Fibrinogen early in severe trauma study (Feisty): Results from an Australian multicentre randomised controlled pilot trial

James Winearls*, Martin Wullschleger, Elizabeth Wake, Zoe McQuilten, Michael Reade, Catherine Hurn, Glenn Ryan, Melita Trout, James Walsham, Anthony Holley, Shane George, Wayne Dyer, James McCullough, Gerben Keijzers, John Fraser, Jeffrey Presneill, Don Campbell

*Corresponding author for this work

Research output: Contribution to journalArticleResearchpeer-review

6 Citations (Scopus)

Abstract

Background: Haemorrhage is a major cause of death in severe trauma. Fibrinogen plays a critical role in maintaining haemostasis in traumatic haemorrhage, and early replacement using fibrinogen concentrate (FC) or cryoprecipitate (Cryo) is recommended by several international trauma guidelines. Limited evidence supports one product over the other, with widespread geographic and institutional variation in practice. Two previous trials have investigated the feasibility of rapid FC administration in severely injured trauma patients, with conflicting results. Objective: To compare the time to fibrinogen replacement using FC or Cryo in severely injured trauma patients with major haemorrhage and hypofibrinogenaemia. Design, setting, patients and interventions: A multicentre controlled pilot trial in which adult trauma patients with haemorrhage were randomly assigned (1:1) to receive FC or Cryo for fibrinogen replacement, guided by FIBTEM A5 (functional fibrinogen assessment at 5 minutes after clot formation, using rotational thromboelastometry). Main outcome measures: The primary outcome was time to commencement of fibrinogen replacement. Secondary outcomes included effects of the intervention on plasma fibrinogen levels and clinical outcomes including transfusion requirements and mortality. Results: Of the 100 randomly assigned patients, 62 were hypofibrinogenaemic and received the intervention (n = 37) or Cryo (n = 25). Median (interquartile range [IQR]) time to delivery of FC was 29 min (23–40 min) compared with 60 min (40– 80 min) for Cryo (P = 0.0001). All 62 patients were hypofibrinogenaemic before receiving FC or Cryo (FC: median FIBTEM A5, 8 mm [IQR, 7–9 mm]; Cryo: median FIBTEM A5, 9 mm [IQR, 5–10 mm]). In the FC arm patients received a median of 3 g FC (IQR, 2–4 g), and in the Cryo arm patients received a median of 8 units of Cryo (IQR, 8–14 units). Restoration of fibrinogen levels was achieved in both arms after the intervention. Blood product transfusion, fluid resuscitation and thromboembolic complications were similar in both arms. Overall mortality was 15.3%, with more deaths in the FC arm. Conclusion: Fibrinogen replacement in severely injured trauma patients with major haemorrhage and hypofibrinogenaemia was achieved substantially faster using FC compared with Cryo. Fibrinogen levels increased appropriately using either product. The optimal method for replacing fibrinogen in traumatic haemorrhage is controversial. Our results will inform the design of a larger trial powered to assess patient-centred outcomes.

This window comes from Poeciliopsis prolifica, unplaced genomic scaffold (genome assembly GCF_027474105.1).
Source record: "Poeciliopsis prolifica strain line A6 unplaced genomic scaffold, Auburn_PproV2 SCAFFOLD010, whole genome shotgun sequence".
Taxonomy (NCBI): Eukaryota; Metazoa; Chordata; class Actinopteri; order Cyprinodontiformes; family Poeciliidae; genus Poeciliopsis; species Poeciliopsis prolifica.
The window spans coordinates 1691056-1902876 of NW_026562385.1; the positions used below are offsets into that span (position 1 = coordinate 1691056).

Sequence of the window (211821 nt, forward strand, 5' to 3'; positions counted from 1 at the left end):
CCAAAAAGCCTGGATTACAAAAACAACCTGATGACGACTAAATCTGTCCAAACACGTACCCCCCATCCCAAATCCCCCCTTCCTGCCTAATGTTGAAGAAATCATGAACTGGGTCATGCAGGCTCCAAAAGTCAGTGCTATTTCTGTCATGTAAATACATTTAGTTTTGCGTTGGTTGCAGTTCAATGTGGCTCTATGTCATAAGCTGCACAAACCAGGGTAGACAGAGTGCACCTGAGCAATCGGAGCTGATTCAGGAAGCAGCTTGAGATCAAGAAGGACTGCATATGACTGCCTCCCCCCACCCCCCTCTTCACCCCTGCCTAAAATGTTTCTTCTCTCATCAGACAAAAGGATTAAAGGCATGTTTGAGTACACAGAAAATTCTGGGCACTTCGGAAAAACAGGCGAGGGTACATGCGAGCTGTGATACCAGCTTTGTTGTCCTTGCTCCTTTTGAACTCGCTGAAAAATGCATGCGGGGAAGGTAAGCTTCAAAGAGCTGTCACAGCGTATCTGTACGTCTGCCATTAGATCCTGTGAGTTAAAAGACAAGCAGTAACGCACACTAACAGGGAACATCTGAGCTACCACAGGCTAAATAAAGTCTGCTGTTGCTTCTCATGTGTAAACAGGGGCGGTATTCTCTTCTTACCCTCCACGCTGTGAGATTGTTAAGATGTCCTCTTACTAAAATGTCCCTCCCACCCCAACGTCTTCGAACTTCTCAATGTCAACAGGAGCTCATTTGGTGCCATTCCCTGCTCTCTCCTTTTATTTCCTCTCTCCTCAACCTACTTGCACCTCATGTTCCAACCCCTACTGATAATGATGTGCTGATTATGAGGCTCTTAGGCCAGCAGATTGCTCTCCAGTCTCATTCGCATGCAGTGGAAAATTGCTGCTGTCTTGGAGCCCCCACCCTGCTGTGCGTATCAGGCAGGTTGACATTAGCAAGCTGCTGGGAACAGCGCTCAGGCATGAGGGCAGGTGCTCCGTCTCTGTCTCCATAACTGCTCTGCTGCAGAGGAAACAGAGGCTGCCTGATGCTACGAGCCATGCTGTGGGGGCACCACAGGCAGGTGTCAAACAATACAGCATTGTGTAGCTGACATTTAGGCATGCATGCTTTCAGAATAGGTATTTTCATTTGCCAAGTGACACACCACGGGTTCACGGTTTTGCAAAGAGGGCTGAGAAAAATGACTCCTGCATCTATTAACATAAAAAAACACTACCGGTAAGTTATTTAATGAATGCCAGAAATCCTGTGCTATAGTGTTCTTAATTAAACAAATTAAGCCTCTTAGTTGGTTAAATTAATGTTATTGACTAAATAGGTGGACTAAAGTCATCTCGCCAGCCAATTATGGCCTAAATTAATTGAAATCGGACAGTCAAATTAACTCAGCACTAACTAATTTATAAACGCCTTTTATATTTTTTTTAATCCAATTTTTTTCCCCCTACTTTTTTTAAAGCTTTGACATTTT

Original languageEnglish
Pages (from-to)32-46
Number of pages15
JournalCritical Care and Resuscitation
Volume23
Issue number1
DOIs
Publication statusPublished - Mar 2021

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